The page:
Taliban Bans New Year's Celebration
By KATHY GANNON
Associated Press Writer
March 20, 2001, KABUL, Afghanistan (AP) - Amina's multicolored plastic
sandals gleamed against her dirt-caked feet. Photo
They were new - ``special for New Year's,'' she said outside the blue-domed
shrine of Hazrat Ali, where the New Year festival is celebrated each year
by Afghanistan's Shiite Muslims.
But not this year.
Wednesday's New Year celebration has gone the way of the country's
ancient Buddha statues - vanquished by the ruling Taliban, who say it is
contrary to Islam.
A largely Shiite Muslim festival that came to Afghanistan from neighboring
Iran, New Year was decreed a pagan celebration by the Taliban, who said
it was taken from Zoroastrianism, which flourished in pre-Islamic Iran.
``We are an Islamic country and do not celebrate New Year's,'' the
Taliban's Radio Shariat said in announcing the ban.
The same argument was used in ordering the destruction earlier this
month of thousands of statues of Buddha, including two towering Buddhas
carved into a cliffside in the third and fifth centuries - a legacy of
Afghanistan's pre-Islamic residents.
To enforce the ban on New Year celebrations, soldiers stood guard Tuesday
outside the shrine of Hazrat Ali, revered by Shiites as the rightful heir
to rule the Muslim faithful following the death of Islam's prophet Muhammad
in the seventh century.
Sunni Muslims, who are in the majority in Afghanistan, disagreed, leading
to the creation of the two sects.
The Taliban, who have been trying to end the New Year tradition in
Afghanistan for several years, broadcast warnings this week to Shiites
ordering them to observe the ban.
New Year's festivities traditionally include music, baking of special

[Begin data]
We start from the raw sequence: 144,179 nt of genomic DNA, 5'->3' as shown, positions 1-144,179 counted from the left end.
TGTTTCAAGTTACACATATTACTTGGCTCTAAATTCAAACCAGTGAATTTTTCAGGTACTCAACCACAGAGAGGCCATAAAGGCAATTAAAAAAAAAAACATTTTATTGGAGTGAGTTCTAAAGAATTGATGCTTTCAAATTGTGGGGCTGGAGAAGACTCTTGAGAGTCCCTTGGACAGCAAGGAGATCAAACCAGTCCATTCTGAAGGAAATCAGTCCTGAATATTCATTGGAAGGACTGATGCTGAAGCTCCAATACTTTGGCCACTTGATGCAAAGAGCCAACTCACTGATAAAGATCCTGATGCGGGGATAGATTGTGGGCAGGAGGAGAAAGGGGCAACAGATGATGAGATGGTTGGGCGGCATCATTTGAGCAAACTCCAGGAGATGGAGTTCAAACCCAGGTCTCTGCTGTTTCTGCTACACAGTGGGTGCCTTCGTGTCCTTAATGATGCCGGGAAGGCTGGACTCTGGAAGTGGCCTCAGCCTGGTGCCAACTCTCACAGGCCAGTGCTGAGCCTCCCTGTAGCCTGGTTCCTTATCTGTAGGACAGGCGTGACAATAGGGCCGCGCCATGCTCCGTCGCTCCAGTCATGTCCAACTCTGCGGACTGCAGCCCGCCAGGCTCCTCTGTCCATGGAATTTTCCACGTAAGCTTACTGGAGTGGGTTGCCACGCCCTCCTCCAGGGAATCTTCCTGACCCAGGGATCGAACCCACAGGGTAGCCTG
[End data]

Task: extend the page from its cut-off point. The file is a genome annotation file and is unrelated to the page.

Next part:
foods and pilgrimages to the shrine and the graves of loved ones to offer
prayers and food. Often prayers are accompanied by the tying of a brightly
colored ribbons around a pole sheathed in a deep emerald green cloth.
``What can we do? It is the order of the Taliban,'' said Gul Sherah,
an elderly woman who said she normally left food on her brother's grave
for New Year's, but wouldn't this year.
``It is too bad, but all I want right now is to live in peace,'' she
On Tuesday, 11-year-old Lida lugged a jug of water up the steep mud
slope to the shrine looking for thirsty customers. Her tattered jacket
hung open to reveal an old gray sweat shirt, embossed with the words ``American
Baseball Championship.'' Beneath, in smaller letters decorated with a baseball,
were the words: ``Big baseball ideas.''
In keeping with the Taliban ban on educating girls, Lida has never
been to school; she can't read and doesn't know what her sweat shirt says.
But it is still her favorite, she said - special for the New Year.
Amina said her hope for the New Year was for a new dress.
``But I don't think I will get one because we have no money. I have
a sister and four brothers and we don't have any money,'' she said.
Her younger brother Hashmat begs at the shrine. ``But I don't get much,''
the 7-year-old said.
A poor country, ravaged by drought and relentless war, most of Afghanistan
is ruled by the Taliban, whose hard-line interpretation of the Muslim holy
book, the Quran, includes a ban on women working. Men are required to wear
beards and pray in the mosque, and photography, music, television and most
forms of light entertainment are outlawed.